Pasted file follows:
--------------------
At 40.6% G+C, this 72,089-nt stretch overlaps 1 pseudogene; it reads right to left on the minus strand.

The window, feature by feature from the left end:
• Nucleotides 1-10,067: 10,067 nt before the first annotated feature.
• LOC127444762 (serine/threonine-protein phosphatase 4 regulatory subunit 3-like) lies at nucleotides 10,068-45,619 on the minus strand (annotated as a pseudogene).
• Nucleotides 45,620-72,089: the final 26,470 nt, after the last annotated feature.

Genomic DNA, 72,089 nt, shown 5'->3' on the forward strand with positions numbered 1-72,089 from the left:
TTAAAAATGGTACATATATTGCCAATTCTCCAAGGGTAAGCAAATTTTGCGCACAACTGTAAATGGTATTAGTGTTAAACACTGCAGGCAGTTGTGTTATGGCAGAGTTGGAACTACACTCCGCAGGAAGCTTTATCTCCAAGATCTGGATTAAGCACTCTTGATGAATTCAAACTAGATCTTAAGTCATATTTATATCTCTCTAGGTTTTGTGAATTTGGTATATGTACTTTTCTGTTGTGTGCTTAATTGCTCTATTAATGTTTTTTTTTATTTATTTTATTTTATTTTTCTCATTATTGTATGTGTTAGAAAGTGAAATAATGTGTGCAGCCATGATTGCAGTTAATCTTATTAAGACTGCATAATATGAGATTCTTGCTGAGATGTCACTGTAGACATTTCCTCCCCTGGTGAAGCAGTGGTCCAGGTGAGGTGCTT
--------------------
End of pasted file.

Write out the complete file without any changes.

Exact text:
At 40.6% G+C, this 72,089-nt stretch overlaps 1 pseudogene; it reads right to left on the minus strand.

The window, feature by feature from the left end:
• Nucleotides 1-10,067: 10,067 nt before the first annotated feature.
• LOC127444762 (serine/threonine-protein phosphatase 4 regulatory subunit 3-like) lies at nucleotides 10,068-45,619 on the minus strand (annotated as a pseudogene).
• Nucleotides 45,620-72,089: the final 26,470 nt, after the last annotated feature.

Genomic DNA, 72,089 nt, shown 5'->3' on the forward strand with positions numbered 1-72,089 from the left:
TTAAAAATGGTACATATATTGCCAATTCTCCAAGGGTAAGCAAATTTTGCGCACAACTGTAAATGGTATTAGTGTTAAACACTGCAGGCAGTTGTGTTATGGCAGAGTTGGAACTACACTCCGCAGGAAGCTTTATCTCCAAGATCTGGATTAAGCACTCTTGATGAATTCAAACTAGATCTTAAGTCATATTTATATCTCTCTAGGTTTTGTGAATTTGGTATATGTACTTTTCTGTTGTGTGCTTAATTGCTCTATTAATGTTTTTTTTTATTTATTTTATTTTATTTTTCTCATTATTGTATGTGTTAGAAAGTGAAATAATGTGTGCAGCCATGATTGCAGTTAATCTTATTAAGACTGCATAATATGAGATTCTTGCTGAGATGTCACTGTAGACATTTCCTCCCCTGGTGAAGCAGTGGTCCAGGTGAGGTGCTT